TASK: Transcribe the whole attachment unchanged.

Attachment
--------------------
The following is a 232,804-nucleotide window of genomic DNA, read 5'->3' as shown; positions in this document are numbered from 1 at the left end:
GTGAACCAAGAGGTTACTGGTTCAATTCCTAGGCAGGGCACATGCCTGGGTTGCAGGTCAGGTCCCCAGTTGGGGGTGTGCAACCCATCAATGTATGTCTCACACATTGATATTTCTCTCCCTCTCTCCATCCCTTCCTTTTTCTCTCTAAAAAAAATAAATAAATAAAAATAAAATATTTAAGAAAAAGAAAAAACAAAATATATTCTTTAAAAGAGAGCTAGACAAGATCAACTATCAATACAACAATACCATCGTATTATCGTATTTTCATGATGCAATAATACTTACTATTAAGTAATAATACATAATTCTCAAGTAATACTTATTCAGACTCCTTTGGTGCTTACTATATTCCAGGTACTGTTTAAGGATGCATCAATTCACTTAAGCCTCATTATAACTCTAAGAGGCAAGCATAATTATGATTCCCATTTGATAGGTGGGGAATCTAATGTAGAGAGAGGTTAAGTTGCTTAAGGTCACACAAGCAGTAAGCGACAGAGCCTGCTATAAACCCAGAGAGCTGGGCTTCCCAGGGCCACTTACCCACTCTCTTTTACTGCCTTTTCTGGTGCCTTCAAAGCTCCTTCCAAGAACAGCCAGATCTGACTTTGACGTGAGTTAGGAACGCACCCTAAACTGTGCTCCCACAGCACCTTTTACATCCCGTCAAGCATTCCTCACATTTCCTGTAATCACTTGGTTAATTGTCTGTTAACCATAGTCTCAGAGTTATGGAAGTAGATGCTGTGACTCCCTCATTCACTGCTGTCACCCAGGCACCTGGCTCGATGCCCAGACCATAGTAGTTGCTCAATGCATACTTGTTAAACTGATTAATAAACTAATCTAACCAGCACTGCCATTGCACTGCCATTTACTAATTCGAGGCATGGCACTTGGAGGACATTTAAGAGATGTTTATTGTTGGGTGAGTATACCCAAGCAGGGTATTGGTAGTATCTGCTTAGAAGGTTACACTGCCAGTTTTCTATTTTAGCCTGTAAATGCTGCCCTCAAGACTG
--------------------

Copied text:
The following is a 232,804-nucleotide window of genomic DNA, read 5'->3' as shown; positions in this document are numbered from 1 at the left end:
GTGAACCAAGAGGTTACTGGTTCAATTCCTAGGCAGGGCACATGCCTGGGTTGCAGGTCAGGTCCCCAGTTGGGGGTGTGCAACCCATCAATGTATGTCTCACACATTGATATTTCTCTCCCTCTCTCCATCCCTTCCTTTTTCTCTCTAAAAAAAATAAATAAATAAAAATAAAATATTTAAGAAAAAGAAAAAACAAAATATATTCTTTAAAAGAGAGCTAGACAAGATCAACTATCAATACAACAATACCATCGTATTATCGTATTTTCATGATGCAATAATACTTACTATTAAGTAATAATACATAATTCTCAAGTAATACTTATTCAGACTCCTTTGGTGCTTACTATATTCCAGGTACTGTTTAAGGATGCATCAATTCACTTAAGCCTCATTATAACTCTAAGAGGCAAGCATAATTATGATTCCCATTTGATAGGTGGGGAATCTAATGTAGAGAGAGGTTAAGTTGCTTAAGGTCACACAAGCAGTAAGCGACAGAGCCTGCTATAAACCCAGAGAGCTGGGCTTCCCAGGGCCACTTACCCACTCTCTTTTACTGCCTTTTCTGGTGCCTTCAAAGCTCCTTCCAAGAACAGCCAGATCTGACTTTGACGTGAGTTAGGAACGCACCCTAAACTGTGCTCCCACAGCACCTTTTACATCCCGTCAAGCATTCCTCACATTTCCTGTAATCACTTGGTTAATTGTCTGTTAACCATAGTCTCAGAGTTATGGAAGTAGATGCTGTGACTCCCTCATTCACTGCTGTCACCCAGGCACCTGGCTCGATGCCCAGACCATAGTAGTTGCTCAATGCATACTTGTTAAACTGATTAATAAACTAATCTAACCAGCACTGCCATTGCACTGCCATTTACTAATTCGAGGCATGGCACTTGGAGGACATTTAAGAGATGTTTATTGTTGGGTGAGTATACCCAAGCAGGGTATTGGTAGTATCTGCTTAGAAGGTTACACTGCCAGTTTTCTATTTTAGCCTGTAAATGCTGCCCTCAAGACTG